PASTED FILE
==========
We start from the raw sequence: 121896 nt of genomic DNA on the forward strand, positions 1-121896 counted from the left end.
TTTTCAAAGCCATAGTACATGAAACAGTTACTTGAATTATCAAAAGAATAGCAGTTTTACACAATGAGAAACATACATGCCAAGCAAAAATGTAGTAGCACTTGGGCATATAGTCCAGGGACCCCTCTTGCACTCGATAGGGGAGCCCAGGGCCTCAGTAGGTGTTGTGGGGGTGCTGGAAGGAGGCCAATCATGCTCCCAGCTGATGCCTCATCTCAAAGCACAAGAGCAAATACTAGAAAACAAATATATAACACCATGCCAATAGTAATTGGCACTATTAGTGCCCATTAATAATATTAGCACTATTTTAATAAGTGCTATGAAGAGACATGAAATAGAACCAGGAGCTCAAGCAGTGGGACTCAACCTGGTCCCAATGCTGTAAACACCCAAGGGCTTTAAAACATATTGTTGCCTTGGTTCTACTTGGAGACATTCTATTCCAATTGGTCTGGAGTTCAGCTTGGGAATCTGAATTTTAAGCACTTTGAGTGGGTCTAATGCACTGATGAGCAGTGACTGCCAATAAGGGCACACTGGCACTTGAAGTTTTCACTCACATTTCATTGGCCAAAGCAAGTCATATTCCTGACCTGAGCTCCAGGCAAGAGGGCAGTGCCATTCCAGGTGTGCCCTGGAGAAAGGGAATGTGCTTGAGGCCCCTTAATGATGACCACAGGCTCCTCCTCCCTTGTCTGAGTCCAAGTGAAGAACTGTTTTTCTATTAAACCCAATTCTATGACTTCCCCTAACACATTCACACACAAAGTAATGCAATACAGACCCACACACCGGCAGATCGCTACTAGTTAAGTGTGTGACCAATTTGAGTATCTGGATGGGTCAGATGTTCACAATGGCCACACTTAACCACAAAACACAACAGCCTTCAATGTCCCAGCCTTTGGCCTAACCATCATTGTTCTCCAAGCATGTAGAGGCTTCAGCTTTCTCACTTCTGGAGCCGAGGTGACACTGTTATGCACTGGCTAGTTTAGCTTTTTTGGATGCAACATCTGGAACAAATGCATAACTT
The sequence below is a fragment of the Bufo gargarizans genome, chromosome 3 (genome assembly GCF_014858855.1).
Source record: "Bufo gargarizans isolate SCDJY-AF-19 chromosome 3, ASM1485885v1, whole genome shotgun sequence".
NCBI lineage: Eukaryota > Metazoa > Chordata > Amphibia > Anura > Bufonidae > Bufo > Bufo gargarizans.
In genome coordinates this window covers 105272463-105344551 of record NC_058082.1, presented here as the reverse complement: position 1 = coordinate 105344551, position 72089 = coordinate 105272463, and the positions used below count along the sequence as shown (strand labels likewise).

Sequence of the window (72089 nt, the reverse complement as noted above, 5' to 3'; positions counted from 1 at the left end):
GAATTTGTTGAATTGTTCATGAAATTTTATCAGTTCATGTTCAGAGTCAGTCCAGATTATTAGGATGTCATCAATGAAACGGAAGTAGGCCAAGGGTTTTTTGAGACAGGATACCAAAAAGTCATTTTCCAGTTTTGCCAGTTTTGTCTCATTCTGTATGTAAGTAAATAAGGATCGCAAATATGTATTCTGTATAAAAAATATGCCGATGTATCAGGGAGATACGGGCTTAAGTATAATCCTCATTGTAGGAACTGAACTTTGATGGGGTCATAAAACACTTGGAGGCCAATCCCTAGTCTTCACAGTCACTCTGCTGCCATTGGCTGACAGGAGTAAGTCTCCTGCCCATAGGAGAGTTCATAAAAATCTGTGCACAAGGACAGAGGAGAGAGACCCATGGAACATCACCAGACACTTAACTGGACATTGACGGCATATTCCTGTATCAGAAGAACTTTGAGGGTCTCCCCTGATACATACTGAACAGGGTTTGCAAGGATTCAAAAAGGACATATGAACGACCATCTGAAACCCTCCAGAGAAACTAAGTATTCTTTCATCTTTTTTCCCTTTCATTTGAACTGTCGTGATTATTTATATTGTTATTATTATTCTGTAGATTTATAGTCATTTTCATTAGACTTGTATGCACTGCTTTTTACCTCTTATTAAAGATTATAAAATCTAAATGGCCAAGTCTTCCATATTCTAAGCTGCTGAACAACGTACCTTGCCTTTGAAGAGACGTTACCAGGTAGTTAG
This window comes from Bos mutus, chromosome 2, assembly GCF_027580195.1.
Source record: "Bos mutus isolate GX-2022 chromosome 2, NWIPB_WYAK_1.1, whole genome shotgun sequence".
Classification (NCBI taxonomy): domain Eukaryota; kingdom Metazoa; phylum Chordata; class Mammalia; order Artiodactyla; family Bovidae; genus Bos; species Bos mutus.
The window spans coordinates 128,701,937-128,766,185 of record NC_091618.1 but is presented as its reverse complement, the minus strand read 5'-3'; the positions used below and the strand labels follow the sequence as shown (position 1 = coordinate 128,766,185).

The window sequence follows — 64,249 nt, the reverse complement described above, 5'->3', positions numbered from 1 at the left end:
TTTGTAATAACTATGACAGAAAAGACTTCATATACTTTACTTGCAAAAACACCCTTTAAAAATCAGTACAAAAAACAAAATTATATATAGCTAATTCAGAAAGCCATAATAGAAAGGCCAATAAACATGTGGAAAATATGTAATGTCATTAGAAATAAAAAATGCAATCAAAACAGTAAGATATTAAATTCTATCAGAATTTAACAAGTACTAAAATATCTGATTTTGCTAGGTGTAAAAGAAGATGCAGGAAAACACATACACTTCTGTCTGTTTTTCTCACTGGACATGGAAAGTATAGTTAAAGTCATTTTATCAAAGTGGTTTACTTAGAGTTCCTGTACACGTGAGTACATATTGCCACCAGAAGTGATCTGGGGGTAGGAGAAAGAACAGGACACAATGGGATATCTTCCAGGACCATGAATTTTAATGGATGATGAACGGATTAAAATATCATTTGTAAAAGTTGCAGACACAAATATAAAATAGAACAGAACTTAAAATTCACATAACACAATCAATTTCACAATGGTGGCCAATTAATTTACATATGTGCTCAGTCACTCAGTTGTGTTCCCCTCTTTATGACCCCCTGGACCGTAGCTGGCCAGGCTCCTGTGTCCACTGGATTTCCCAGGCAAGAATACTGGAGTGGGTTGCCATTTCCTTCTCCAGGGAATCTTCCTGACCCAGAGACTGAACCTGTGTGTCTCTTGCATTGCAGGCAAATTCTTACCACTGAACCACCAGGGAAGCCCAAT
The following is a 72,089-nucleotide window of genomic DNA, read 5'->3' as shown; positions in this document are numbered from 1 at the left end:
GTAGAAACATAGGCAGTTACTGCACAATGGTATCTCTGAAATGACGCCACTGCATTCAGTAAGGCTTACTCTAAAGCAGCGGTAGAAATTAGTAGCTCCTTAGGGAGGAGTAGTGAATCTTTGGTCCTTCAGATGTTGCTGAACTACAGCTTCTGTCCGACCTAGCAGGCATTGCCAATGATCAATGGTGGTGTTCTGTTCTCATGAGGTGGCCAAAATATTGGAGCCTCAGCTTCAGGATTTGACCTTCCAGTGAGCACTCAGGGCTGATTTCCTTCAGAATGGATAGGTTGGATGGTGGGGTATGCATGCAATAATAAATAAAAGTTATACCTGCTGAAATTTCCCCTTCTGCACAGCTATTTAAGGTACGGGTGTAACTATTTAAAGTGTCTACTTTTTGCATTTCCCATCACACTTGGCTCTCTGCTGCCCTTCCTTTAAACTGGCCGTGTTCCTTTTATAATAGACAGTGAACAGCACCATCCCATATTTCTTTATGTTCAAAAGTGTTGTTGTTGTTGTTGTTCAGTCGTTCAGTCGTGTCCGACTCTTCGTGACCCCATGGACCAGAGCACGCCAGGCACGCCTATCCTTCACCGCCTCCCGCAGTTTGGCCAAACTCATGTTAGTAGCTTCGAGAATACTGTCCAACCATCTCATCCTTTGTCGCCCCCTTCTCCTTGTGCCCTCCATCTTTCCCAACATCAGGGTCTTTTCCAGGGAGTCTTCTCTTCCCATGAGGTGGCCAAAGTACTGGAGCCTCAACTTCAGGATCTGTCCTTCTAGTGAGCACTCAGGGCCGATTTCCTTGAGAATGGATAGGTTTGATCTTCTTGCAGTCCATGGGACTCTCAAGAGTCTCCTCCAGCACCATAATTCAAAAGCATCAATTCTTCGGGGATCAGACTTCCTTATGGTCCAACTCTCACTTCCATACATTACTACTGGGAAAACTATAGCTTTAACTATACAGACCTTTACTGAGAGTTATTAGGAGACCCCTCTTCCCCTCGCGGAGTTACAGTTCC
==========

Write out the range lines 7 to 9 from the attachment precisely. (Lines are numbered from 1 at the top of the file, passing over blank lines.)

Sequence of the window (72089 nt, the reverse complement as noted above, 5' to 3'; positions counted from 1 at the left end):
GAATTTGTTGAATTGTTCATGAAATTTTATCAGTTCATGTTCAGAGTCAGTCCAGATTATTAGGATGTCATCAATGAAACGGAAGTAGGCCAAGGGTTTTTTGAGACAGGATACCAAAAAGTCATTTTCCAGTTTTGCCAGTTTTGTCTCATTCTGTATGTAAGTAAATAAGGATCGCAAATATGTATTCTGTATAAAAAATATGCCGATGTATCAGGGAGATACGGGCTTAAGTATAATCCTCATTGTAGGAACTGAACTTTGATGGGGTCATAAAACACTTGGAGGCCAATCCCTAGTCTTCACAGTCACTCTGCTGCCATTGGCTGACAGGAGTAAGTCTCCTGCCCATAGGAGAGTTCATAAAAATCTGTGCACAAGGACAGAGGAGAGAGACCCATGGAACATCACCAGACACTTAACTGGACATTGACGGCATATTCCTGTATCAGAAGAACTTTGAGGGTCTCCCCTGATACATACTGAACAGGGTTTGCAAGGATTCAAAAAGGACATATGAACGACCATCTGAAACCCTCCAGAGAAACTAAGTATTCTTTCATCTTTTTTCCCTTTCATTTGAACTGTCGTGATTATTTATATTGTTATTATTATTCTGTAGATTTATAGTCATTTTCATTAGACTTGTATGCACTGCTTTTTACCTCTTATTAAAGATTATAAAATCTAAATGGCCAAGTCTTCCATATTCTAAGCTGCTGAACAACGTACCTTGCCTTTGAAGAGACGTTACCAGGTAGTTAG
This window comes from Bos mutus, chromosome 2, assembly GCF_027580195.1.